Governor Rod Blagojevich's proposal last week to more than double the number of gaming slots at riverboat casinos in Illinois will require an enormous amount of leadership to become a reality. Here's the rundown of the pitfalls: • Almost all gaming bills eventually become giant legislative Christmas trees, and then usually perish because of their gross obesity. The governor said that increasing the number of positions from the current 11,000 to between 23,000 and 24,000 is the only gaming expansion he will agree to this year. It will take a Herculean effort to keep his bill "clean."

• Senate President Emil Jones wants a riverboat for Chicago and, to a slightly lesser extent, another one for the south suburbs. The governor has already nixed those ideas, but if Jones sticks to his guns and the governor refuses to bend, the governor's expansion proposal could die a quick death.

• The governor will use the new money for a $300-million education proposal, but he relies on making permanent a huge riverboat tax increase that was supposed to expire this year.

The boat people said last week that they want the tax hikes repealed in exchange for their support to expand the number of positions, and the legislators who represent the boats will likely back them up. If the governor agrees to rescind the tax increase, then he'll either have to trim his education plan or add even more positions and/or expand gaming somewhere else (or come up with a voodoo-economics "lower taxes equals more revenue" projection).

• A spokesperson for the horse-racing industry said last week that the governor's proposal would "destroy" the business. So, add another big clump of legislators to the opposition, unless the governor agrees to cut them in.

• A large number of legislators in both parties oppose any gaming expansion whatsoever.

Their existence means the governor will constantly be reminded that he is breaking a campaign pledge not to expand gaming. And their opposition means every other legislative vote is very important, and explains why the support of the existing and prospective boat legislators and the horse people is so crucial. Plus, other members might wonder why the governor wants to make the existing boat owners even wealthier while other communities and politically connected potential owners are kept out of the room.

• Then there's the money itself. The governor's plan would direct the new cash into the school-funding formula, which would primarily benefit Downstate and Chicago schools. Suburban lawmakers are already voicing their disappointment.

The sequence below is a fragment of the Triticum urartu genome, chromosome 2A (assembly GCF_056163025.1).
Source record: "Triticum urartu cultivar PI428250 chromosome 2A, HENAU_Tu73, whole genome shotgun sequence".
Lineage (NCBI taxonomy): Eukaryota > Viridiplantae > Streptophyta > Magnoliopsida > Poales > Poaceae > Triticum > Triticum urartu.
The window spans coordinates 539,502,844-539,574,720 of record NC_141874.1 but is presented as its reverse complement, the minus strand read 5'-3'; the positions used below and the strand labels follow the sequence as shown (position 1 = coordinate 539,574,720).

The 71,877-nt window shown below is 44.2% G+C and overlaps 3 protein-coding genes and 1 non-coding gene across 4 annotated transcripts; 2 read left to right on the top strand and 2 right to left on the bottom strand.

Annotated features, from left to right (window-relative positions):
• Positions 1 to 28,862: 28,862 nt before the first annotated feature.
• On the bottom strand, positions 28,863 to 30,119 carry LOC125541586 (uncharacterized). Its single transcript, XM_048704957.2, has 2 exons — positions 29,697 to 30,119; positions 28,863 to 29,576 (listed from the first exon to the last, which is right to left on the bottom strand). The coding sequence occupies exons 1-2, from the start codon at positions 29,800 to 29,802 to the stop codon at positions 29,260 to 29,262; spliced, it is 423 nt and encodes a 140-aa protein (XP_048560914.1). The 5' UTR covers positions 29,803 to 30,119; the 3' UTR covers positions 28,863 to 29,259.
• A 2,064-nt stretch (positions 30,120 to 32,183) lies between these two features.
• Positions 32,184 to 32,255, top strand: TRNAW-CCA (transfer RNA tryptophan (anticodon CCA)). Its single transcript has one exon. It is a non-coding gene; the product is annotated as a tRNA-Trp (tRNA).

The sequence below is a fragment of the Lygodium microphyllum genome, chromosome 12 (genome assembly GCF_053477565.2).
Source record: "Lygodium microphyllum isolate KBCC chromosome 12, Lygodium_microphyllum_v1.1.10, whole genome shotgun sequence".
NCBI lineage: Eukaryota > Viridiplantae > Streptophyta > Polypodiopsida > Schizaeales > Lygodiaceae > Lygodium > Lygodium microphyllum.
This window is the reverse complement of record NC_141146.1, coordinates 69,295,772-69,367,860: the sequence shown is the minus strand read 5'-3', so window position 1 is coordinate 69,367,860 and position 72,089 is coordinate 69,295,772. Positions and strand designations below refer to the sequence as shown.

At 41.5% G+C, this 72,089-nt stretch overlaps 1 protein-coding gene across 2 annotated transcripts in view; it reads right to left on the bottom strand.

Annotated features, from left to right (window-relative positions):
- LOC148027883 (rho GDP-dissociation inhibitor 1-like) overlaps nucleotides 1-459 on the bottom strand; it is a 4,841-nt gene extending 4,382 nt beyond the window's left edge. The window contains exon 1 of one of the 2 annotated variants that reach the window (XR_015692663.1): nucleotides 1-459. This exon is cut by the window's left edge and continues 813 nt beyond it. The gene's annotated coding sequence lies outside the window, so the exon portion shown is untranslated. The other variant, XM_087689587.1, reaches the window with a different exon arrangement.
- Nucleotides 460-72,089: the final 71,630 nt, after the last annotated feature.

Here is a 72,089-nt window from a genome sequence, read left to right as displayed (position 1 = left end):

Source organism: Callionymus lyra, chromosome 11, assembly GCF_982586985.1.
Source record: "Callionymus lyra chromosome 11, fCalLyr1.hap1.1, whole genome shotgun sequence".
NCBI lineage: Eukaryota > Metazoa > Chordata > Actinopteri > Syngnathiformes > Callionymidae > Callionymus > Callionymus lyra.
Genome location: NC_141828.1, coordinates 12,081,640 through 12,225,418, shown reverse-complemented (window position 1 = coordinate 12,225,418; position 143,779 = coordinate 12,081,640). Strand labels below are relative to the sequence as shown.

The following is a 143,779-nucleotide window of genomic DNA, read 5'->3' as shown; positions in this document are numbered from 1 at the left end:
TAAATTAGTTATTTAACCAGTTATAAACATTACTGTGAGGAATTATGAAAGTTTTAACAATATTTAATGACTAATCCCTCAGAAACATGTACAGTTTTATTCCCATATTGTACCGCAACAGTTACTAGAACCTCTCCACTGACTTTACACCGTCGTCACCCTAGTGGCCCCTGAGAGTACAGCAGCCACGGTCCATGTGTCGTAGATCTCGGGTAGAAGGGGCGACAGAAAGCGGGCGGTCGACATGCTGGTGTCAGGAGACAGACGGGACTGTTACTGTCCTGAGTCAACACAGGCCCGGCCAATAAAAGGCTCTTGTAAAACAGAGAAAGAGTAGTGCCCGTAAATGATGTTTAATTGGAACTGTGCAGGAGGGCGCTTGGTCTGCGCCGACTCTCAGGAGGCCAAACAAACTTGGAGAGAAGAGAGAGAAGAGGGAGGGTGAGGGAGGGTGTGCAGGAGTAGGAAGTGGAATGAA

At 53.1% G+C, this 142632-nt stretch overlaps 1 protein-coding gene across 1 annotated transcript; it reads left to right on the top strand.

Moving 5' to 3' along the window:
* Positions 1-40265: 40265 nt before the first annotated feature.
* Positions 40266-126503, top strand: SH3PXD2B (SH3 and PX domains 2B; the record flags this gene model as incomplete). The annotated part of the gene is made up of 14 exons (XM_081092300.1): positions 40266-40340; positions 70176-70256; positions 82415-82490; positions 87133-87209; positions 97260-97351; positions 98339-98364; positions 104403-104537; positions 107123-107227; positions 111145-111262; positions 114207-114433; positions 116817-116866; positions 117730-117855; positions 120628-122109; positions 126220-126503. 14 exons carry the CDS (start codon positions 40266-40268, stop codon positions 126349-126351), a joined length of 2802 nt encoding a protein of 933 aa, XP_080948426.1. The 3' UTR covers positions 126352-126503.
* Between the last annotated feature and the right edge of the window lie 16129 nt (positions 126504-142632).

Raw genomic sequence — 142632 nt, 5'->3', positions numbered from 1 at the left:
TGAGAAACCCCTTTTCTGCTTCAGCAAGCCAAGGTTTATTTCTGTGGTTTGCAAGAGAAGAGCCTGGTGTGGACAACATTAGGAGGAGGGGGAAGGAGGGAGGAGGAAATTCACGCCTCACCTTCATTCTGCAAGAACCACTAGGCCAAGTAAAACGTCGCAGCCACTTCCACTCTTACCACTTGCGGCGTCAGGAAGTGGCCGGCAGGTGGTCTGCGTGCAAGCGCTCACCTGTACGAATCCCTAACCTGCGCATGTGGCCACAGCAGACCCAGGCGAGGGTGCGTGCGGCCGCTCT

A spokesperson for House Republican Leader Tom Cross said last week that the House Repubs will demand that a large chunk of the money be diverted into mandated categorical programs, which is the principal source of state funding for wealthier school districts.

Cross' spokesperson also said the new boat money might be required to patch gaping holes in the state budget. The House Republicans don't believe that Governor Blagojevich's pension-reform plan will generate $850 million in the coming fiscal year, as the guv's office claims.

But even if the House Repubs were to agree to the governor's estimates, there's almost no way that many of those proposed reforms will ever be put into place - and every reform that dies creates a new hole in an already precariously balanced (some would say "fantasy based") budget.

• We also have no idea yet whether the $300 million in new riverboat money would actually pay for the governor's plan to significantly toughen graduation standards. If the proffered cash turns out to be a fraction of the real costs of implementing the reforms, then the schools and their army of Statehouse lobbyists will scream about yet another "unfunded mandate," and the whole thing could fade away.

• Putting all this together won't be an easy task, especially considering this governor's tendency to throw public temper tantrums when he doesn't get his way. This gaming idea will be a good test of whether the governor has learned anything about governing during the past two years.

Coming up with more money for schools, however, is a very good political move, because there was no way the General Assembly was adjourning on time if the schools were only going to get $140 million in new money (which translated into almost nothing for the perpetually cash-strapped Chicago publics). At least he understood that problem, which is a good sign.

Rich Miller also publishes Capitol Fax, a daily political newsletter. He can be reached at (

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